Steel News

ArcelorMittal to Withdraw from Ilva Acquisition

11/6/2019 - ArcelorMittal has given notice that it will  hand back the keys to Italian steelmaker Ilva after Italy’s parliament rescinded its legal protections from environmental prosecutions. 

In declaring its intention on 4 November, the company said it had no choice but to withdraw because of the loss of the legal protections and imposition of what it called an impossible to-meet, court-mandated deadline to complete certain improvements to Ilva’s Taranto works.  

The improvements had to be completed this month; otherwise it would have to shut down its No. 2 blast furnace.   

“The shutdown would make it impossible for the company to implement its industrial plan, operate the Taranto plant and, generally, perform the (sale) agreement,” ArcelorMittal said. 

ArcelorMittal is operating Ilva’s Taranto works under a lease from the Italian government and a promise to eventually buy the plant outright. As part of the agreement, the government gave it a grace period in which to make environmental improvements to the plant. However, the Italian Parliament voted to revoke the immunity at the request of lawmakers from the Five Star Movement, according to the (London) Financial Times.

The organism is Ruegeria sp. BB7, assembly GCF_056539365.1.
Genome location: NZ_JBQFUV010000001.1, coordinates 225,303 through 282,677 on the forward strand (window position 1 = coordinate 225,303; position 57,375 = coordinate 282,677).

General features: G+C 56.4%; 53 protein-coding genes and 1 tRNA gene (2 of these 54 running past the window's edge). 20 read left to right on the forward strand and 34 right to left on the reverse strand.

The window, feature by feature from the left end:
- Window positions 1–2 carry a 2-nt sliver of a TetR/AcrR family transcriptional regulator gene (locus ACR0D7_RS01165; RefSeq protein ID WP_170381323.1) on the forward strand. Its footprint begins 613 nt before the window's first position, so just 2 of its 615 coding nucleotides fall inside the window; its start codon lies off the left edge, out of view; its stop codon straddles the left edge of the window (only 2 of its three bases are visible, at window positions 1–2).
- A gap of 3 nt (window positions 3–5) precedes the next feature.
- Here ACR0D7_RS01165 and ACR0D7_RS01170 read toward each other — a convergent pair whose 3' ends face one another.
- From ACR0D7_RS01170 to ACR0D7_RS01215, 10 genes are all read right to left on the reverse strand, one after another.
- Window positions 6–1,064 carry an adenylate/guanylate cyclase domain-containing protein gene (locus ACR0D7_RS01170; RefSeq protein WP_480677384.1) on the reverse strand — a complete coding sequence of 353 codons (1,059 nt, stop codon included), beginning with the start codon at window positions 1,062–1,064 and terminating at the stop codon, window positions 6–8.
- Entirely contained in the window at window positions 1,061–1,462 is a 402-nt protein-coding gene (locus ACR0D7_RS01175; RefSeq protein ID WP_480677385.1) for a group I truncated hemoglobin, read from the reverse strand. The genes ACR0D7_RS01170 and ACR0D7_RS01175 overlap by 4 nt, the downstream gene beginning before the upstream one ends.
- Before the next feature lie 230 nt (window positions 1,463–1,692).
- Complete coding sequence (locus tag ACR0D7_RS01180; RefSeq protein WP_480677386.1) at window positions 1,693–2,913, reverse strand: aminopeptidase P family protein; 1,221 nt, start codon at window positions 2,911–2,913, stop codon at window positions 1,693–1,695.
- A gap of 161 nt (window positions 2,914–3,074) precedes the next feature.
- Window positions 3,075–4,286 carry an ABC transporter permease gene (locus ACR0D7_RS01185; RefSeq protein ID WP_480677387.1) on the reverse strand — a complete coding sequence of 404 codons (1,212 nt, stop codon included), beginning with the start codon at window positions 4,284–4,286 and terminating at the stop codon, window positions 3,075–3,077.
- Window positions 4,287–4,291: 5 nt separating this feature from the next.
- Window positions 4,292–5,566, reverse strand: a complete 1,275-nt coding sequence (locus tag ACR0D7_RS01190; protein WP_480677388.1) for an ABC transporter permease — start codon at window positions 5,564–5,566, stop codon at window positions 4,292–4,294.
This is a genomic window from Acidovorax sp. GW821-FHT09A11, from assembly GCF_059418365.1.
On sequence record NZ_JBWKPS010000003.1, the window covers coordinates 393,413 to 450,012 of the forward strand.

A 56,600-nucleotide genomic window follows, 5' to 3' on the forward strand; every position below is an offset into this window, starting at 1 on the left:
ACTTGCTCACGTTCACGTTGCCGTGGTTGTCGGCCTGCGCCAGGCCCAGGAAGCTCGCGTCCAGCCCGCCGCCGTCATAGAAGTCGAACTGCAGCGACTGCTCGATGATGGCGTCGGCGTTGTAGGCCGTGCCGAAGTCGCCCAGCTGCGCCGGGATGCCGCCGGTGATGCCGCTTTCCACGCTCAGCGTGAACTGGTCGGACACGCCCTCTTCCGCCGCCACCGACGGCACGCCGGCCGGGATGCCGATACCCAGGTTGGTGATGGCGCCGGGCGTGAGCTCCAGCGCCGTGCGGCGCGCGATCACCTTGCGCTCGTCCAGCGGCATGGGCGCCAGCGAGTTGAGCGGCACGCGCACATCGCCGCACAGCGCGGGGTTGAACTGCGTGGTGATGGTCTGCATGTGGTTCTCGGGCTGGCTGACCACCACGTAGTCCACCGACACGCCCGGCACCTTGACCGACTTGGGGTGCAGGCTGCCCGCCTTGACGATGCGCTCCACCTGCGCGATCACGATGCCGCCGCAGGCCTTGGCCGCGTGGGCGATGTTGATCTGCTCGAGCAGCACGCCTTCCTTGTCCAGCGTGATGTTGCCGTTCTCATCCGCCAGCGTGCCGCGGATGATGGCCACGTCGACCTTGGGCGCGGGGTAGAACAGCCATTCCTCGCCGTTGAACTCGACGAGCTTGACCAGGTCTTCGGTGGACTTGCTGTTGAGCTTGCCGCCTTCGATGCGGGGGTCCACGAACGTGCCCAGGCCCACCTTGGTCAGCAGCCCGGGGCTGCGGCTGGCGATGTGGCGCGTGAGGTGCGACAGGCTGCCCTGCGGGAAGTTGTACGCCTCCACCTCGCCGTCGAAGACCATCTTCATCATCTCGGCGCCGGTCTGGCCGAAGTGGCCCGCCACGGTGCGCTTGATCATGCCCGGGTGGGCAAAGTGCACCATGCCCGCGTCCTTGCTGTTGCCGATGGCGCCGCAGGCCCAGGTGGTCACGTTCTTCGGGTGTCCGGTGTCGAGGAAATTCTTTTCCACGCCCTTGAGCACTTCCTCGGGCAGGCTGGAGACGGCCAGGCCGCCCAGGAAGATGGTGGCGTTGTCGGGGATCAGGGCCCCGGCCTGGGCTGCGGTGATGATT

The agreement gives ArcelorMittal the right to walk away if a new law were to impair its ability to operate the plant or execute on its plan for the facility. The decision to rescind the protections certainly does that, Arcelor Mittal said. 

“The agreement stipulates that, in the event that a new law affects the environmental plan for the Taranto plant so as to materially impair the ability to operate it or to implement its industrial plan, the company has a contractual right to withdraw from the agreement. Effective on 3 November 2019, the Italian Parliament has removed the legal protection necessary for the company to implement its environmental plan without the risk of criminal liability, thus justifying the withdrawal notice,” it said. 

The announcement drew the anger of Italian labor unions and prompted calls for the company to be summoned to the capital to explain itself. 

“The government will not give its consent to closing Ilva. There is no legal basis for the contract to be canceled. We will summon Mittal to Rome immediately,” a source told the Reuters news service.